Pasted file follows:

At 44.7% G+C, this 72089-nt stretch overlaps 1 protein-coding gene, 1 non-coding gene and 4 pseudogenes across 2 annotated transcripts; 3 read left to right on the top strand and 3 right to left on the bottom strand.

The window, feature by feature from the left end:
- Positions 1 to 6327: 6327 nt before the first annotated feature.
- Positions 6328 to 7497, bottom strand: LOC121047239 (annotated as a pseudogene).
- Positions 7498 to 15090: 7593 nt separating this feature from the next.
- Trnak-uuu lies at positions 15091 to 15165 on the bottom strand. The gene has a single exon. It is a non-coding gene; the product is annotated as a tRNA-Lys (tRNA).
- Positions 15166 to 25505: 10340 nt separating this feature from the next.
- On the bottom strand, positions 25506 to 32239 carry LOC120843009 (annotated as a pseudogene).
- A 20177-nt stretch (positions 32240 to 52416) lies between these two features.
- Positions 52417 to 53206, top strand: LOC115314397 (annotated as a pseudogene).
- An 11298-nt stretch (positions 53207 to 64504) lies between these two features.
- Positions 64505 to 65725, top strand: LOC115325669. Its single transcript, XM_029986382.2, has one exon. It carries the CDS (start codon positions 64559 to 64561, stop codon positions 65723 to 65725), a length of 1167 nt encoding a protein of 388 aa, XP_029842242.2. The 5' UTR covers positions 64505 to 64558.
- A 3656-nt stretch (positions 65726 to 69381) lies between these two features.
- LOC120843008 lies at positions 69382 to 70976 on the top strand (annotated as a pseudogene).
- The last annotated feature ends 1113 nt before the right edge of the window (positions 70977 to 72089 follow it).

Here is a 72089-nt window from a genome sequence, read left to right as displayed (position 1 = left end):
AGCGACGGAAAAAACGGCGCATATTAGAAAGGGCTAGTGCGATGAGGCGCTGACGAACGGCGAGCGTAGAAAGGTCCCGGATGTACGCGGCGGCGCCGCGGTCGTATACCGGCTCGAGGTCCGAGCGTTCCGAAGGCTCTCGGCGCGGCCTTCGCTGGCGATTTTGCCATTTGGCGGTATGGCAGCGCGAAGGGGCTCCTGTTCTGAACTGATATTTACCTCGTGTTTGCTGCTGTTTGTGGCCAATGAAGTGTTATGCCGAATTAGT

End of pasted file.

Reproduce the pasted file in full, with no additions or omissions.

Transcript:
At 44.7% G+C, this 72089-nt stretch overlaps 1 protein-coding gene, 1 non-coding gene and 4 pseudogenes across 2 annotated transcripts; 3 read left to right on the top strand and 3 right to left on the bottom strand.

The window, feature by feature from the left end:
- Positions 1 to 6327: 6327 nt before the first annotated feature.
- Positions 6328 to 7497, bottom strand: LOC121047239 (annotated as a pseudogene).
- Positions 7498 to 15090: 7593 nt separating this feature from the next.
- Trnak-uuu lies at positions 15091 to 15165 on the bottom strand. The gene has a single exon. It is a non-coding gene; the product is annotated as a tRNA-Lys (tRNA).
- Positions 15166 to 25505: 10340 nt separating this feature from the next.
- On the bottom strand, positions 25506 to 32239 carry LOC120843009 (annotated as a pseudogene).
- A 20177-nt stretch (positions 32240 to 52416) lies between these two features.
- Positions 52417 to 53206, top strand: LOC115314397 (annotated as a pseudogene).
- An 11298-nt stretch (positions 53207 to 64504) lies between these two features.
- Positions 64505 to 65725, top strand: LOC115325669. Its single transcript, XM_029986382.2, has one exon. It carries the CDS (start codon positions 64559 to 64561, stop codon positions 65723 to 65725), a length of 1167 nt encoding a protein of 388 aa, XP_029842242.2. The 5' UTR covers positions 64505 to 64558.
- A 3656-nt stretch (positions 65726 to 69381) lies between these two features.
- LOC120843008 lies at positions 69382 to 70976 on the top strand (annotated as a pseudogene).
- The last annotated feature ends 1113 nt before the right edge of the window (positions 70977 to 72089 follow it).

Here is a 72089-nt window from a genome sequence, read left to right as displayed (position 1 = left end):
AGCGACGGAAAAAACGGCGCATATTAGAAAGGGCTAGTGCGATGAGGCGCTGACGAACGGCGAGCGTAGAAAGGTCCCGGATGTACGCGGCGGCGCCGCGGTCGTATACCGGCTCGAGGTCCGAGCGTTCCGAAGGCTCTCGGCGCGGCCTTCGCTGGCGATTTTGCCATTTGGCGGTATGGCAGCGCGAAGGGGCTCCTGTTCTGAACTGATATTTACCTCGTGTTTGCTGCTGTTTGTGGCCAATGAAGTGTTATGCCGAATTAGT